ConclusionFinal Fantasy XV brings fresh fodder for Fantasy Series players on the PC, on top of the recently released remastered titles, which were of mixed quality. This PC port is decent (not perfect) and shows that Square Enix did take their porting work seriously. Gameplay is good, with a vast open world to explore even though the new combat system seems to focus more on fast-paced action combat than refined tactics. The story is alright and ironically picks up only in the more linear parts towards the end of the game. Witcher 3 is the reference for how awesome sidequests should be done—Final Fantasy XV is not even close. I enjoyed progressing through the main story much more than doing side quests. Overall, the game is definitely worth picking up if you are a Final Fantasy fan and haven't played FFXV on a console yet.
Graphics quality is top notch, definitely among the top 10 for what we've seen in PC gaming. Vehicles are incredibly beautiful, as are the models and textures of the main characters and NPCs. Once you progress through the game, you will encounter some low-poly models and low-res textures in the world, but these are not a huge deal. The optional 4K texture pack is a welcome addition even though it weighs in at 70 GB, most of which is due to 4K replacements for cutscenes. "Only" 10.4 GB of those 70 GB are actual high-res textures. The big issue with the texture pack is that the draw distance for these improved textures is really low, so as you walk up to an object or a wall, its texture will become blurry before the high-res version pops in at the last moment, which can be more distracting than just having normal-res textures, especially during cutscenes. This is something Square Enix should address as soon as possible. After playing through most of the game, I have to say that the keyboard and mouse controls are alright, but they will take some time to get used to, just like the new combat system, which feels overwhelmingly complicated at first. Keyboard remapping options are available, but why the menu's navigation doesn't support a mouse puzzles me.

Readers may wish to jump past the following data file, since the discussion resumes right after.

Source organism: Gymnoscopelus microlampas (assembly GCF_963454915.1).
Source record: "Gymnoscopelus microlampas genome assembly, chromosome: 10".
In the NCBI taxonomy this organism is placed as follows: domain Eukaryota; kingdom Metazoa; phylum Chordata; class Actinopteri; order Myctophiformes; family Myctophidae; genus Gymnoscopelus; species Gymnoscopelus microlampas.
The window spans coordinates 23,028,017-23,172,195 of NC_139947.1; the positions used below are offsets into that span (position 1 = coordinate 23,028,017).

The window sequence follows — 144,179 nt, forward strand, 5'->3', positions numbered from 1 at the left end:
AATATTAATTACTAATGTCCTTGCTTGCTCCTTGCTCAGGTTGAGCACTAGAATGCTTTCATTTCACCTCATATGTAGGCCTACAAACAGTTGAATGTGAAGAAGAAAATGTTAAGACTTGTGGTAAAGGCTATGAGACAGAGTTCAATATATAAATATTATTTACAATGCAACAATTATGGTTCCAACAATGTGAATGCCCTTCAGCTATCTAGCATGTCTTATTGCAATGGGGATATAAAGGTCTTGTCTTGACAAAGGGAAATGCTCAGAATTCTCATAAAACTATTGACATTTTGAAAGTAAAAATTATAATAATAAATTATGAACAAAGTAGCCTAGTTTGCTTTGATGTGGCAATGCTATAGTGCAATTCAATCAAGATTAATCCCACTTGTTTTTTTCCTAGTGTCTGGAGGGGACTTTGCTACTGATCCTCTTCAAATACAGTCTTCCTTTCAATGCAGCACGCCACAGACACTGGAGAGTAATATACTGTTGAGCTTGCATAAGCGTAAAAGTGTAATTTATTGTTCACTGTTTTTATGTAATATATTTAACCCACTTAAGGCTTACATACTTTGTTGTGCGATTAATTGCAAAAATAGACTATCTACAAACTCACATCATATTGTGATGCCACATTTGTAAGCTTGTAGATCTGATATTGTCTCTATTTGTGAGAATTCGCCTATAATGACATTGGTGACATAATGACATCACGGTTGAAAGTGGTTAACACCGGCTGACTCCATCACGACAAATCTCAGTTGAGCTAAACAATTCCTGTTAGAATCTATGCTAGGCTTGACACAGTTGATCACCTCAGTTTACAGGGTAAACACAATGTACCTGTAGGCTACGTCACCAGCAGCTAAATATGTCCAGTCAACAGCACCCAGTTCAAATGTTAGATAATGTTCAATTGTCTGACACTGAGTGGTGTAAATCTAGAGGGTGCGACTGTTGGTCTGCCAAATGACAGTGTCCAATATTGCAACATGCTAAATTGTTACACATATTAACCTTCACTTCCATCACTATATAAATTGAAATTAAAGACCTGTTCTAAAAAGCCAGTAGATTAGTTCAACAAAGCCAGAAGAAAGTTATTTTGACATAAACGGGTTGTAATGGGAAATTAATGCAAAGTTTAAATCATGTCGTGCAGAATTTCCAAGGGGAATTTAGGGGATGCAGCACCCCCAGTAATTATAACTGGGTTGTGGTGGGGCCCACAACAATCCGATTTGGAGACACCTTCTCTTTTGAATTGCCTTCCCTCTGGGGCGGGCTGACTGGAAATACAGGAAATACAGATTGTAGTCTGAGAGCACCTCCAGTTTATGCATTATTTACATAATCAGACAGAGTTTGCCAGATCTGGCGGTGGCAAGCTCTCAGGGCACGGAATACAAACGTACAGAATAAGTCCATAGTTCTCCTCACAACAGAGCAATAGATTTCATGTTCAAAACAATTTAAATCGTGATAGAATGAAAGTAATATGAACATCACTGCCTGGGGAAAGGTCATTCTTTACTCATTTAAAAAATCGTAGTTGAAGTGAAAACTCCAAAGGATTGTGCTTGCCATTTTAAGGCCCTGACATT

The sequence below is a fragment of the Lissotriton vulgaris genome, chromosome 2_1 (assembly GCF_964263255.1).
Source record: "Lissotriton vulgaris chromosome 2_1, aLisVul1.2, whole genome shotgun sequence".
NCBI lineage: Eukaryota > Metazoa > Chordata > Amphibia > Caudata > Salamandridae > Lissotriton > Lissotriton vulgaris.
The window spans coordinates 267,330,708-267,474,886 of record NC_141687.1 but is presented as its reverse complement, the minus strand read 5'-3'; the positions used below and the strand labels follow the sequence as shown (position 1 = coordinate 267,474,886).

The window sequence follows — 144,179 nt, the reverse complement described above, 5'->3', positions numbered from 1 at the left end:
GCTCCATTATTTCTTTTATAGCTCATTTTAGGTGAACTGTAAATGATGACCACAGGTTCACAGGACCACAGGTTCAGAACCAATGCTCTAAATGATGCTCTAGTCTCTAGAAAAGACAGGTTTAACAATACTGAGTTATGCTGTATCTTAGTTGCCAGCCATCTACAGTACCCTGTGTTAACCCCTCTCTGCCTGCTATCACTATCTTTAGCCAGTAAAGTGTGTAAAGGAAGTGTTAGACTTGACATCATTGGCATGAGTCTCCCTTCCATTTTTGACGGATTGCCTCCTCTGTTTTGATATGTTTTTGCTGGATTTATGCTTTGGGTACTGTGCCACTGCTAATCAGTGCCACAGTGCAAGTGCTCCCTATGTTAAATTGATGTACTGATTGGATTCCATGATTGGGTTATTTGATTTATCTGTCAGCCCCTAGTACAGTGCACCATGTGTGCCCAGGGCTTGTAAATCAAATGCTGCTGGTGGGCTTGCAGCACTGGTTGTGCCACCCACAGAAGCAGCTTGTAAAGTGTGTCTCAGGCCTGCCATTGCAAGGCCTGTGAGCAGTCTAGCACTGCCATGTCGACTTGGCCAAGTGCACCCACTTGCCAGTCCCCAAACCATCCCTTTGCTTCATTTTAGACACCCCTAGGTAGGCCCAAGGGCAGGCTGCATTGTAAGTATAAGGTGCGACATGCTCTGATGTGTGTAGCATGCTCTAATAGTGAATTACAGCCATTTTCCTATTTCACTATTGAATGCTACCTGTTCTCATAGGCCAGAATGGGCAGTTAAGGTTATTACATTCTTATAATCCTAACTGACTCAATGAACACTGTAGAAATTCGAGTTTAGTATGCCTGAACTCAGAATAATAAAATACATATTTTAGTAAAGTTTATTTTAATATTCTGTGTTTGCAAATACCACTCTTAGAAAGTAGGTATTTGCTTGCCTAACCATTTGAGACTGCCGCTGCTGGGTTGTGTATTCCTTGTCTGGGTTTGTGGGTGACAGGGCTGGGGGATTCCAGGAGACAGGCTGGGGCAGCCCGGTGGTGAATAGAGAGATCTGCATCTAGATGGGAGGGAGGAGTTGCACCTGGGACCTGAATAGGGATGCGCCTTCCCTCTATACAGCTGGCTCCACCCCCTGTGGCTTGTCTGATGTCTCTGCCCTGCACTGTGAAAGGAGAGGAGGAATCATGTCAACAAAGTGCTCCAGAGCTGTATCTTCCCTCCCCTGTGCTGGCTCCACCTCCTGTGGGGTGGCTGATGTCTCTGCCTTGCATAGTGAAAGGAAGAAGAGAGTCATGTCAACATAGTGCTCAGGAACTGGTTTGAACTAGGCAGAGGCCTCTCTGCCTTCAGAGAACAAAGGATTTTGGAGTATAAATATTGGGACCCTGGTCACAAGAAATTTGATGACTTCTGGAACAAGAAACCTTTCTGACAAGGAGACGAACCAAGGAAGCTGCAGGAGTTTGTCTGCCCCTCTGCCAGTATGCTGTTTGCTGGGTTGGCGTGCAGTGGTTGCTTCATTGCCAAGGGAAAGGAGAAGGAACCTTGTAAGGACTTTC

In terms of settings, Square Enix has covered most bases. The only missing options are field of view adjustment, borderless windowed mode, and an option to completely disable the FPS limiter (which can be done by manually editing the config file). Graphics card requirements at the highest settings are demanding, but not overly so. A GTX 1060 will almost get you 60 FPS at 1080p, but you had better have a GTX 1070 Ti for 1440p. Achieving 60 FPS at 4K will be difficult with the highest settings since the GTX 1080 Ti only gets 44 FPS here. The game features a bunch of NVIDIA Gameworks technologies, so it's not surprising to see NVIDIA cards do better relative to their AMD counterparts, but the differences are similar to what we've seen in other titles.
VRAM usage of the game looks massive at first with 6–8 GB at the highest settings, but our performance numbers show that even cards with smaller memory amounts will be fine. The only scenario where VRAM size has a significant effect on performance is 4K with the high-res texture pack installed, on cards that have 3–4 GB VRAM. It seems the game engine will load as many textures and models into VRAM as possible, even if those will not be used for rendering any time soon. This behavior is similar to the Call of Duty series, for example.
As you move throughout the world, especially when driving in a vehicle, the game will aggressively stream data from your disk at rates of well above 100 MB/s, which means that you had better install the game on an SSD if you want to avoid stuttering as you move through the game world quickly.
We also tested multi-core CPU performance scaling at various settings and are happy to report that the game is able to make proper use of many cores. What we also noticed is that the game does use a fair bit of CPU power since FPS goes down quickly on configurations with fewer cores/threads. For solid gameplay, I would recommend a quad-core CPU (can be without HT). If you have a weaker CPU, tweak the graphics settings because reduced settings will reduce the CPU load required to render each frame.